Strategy & Tactics Briefing Room World at War 83

Subscribe Today!
 

Greenland in

World War II

By Carl O. Schuster

On 9 April 1940, Danish-owned Greenland’s Gov. Eske Brun, awoke to a changed world. His home country of Denmark had fallen under the Nazi thumb, and he had received orders from Copenhagen to “cooperate” with German authorities when they arrived.

As the caretaker for the Danish colony and its 22,000 mostly Inuit citizens, Brun was under no illusion as to what the Nazis would do if they came to Greenland. He also had few options. Greenland had no Danish military garrison nor any other armed force to defend it.

Moreover, any European or Canadian troops brought in to defend Greenland might remain permanently, costing Denmark the territory in the postwar settlement. He watched as Great Britain took over the other Danish territories that stretched across the North Atlantic like steeping stones. Faced with the prospect of Germany occupying bases astride the vital Atlantic sea lanes, the British immediately secured Iceland and the Faroes to forestall that development.

Read the Full Article in WW83M

Operation Causeway:

The Planned Invasion of Formosa, 1944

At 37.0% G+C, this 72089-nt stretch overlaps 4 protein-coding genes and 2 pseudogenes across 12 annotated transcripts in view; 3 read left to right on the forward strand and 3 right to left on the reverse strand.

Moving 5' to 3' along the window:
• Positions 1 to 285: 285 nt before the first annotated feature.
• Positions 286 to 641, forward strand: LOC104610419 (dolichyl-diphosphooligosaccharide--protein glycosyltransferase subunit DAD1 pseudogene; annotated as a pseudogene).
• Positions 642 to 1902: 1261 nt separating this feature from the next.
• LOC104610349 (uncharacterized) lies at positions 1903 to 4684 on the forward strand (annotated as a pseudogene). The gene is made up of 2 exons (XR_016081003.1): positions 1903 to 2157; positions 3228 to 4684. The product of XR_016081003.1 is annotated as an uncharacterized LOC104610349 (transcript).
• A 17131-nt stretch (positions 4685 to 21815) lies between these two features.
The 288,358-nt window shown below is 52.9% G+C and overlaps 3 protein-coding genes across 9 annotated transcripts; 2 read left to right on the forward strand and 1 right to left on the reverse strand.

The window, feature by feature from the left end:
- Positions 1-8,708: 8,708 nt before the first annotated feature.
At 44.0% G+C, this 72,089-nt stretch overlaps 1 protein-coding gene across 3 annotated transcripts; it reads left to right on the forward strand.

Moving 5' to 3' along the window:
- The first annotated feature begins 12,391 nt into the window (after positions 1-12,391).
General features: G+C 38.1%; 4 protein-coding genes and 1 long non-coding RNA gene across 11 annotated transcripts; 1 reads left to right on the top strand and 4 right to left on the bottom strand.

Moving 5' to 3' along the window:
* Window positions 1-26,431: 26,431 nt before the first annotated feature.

World at War, Issue #83 Magazine available!

We’re excited to announce the latest issue of World at War is now available through our shop! Pick up your copy today!

Articles:

· Operation Causeway: The Planned Invasion of Formosa, 1944: In mid-1944 a debate raged in the US high command over the next major objective in the Pacific. Two targets were considered: the Philippines and Formosa. The decision was made to invade the Philippines, but had the choice been Formosa, it would have become the largest amphibious operation of the war.

· Greenland in World War II: On 9 April 1940, Danish-owned Greenland’s Gov. Eske Brun, awoke to a changed world. His home country of Denmark had fallen under the Nazi thumb, and he had received orders from Copenhagen to “cooperate” with German authorities when they arrived. He had few options. Greenland had no Danish military garrison nor any other armed force to defend it.

· Polish 1st Armoured Division in 44–45: One of the best divisions in the “British” army sent to the front in northwest Europe after D-Day was actually the Polish 1st Armoured Division. This is its story.

· Fatal Flaws of the Me-262: Hitler considered the Me-262 a weapon potentially capable of defeating the Allies. To the end of the war, he believed in its ability to resurrect the combat power of his retreating, war-ravaged armed forces. In many popular histories today, the 262 is often overpraised. Its enthusiasts overlook the problems that actually limited the jet’s potential.

Take me to World at War!

Strategy & Tactics Press

PO Box 21595, Bakersfield, CA 93390 | 661-587-9633

Facebook
Strategy & Tactics Press | PO Box 21598 , Bakersfield, CA 93390
 
 
 
 

 

Related Articles

Stay Connected

22,020FansLike
3,513FollowersFollow
7,664SubscribersSubscribe
- Advertisement -spot_img

Latest Articles

error: Content is protected !!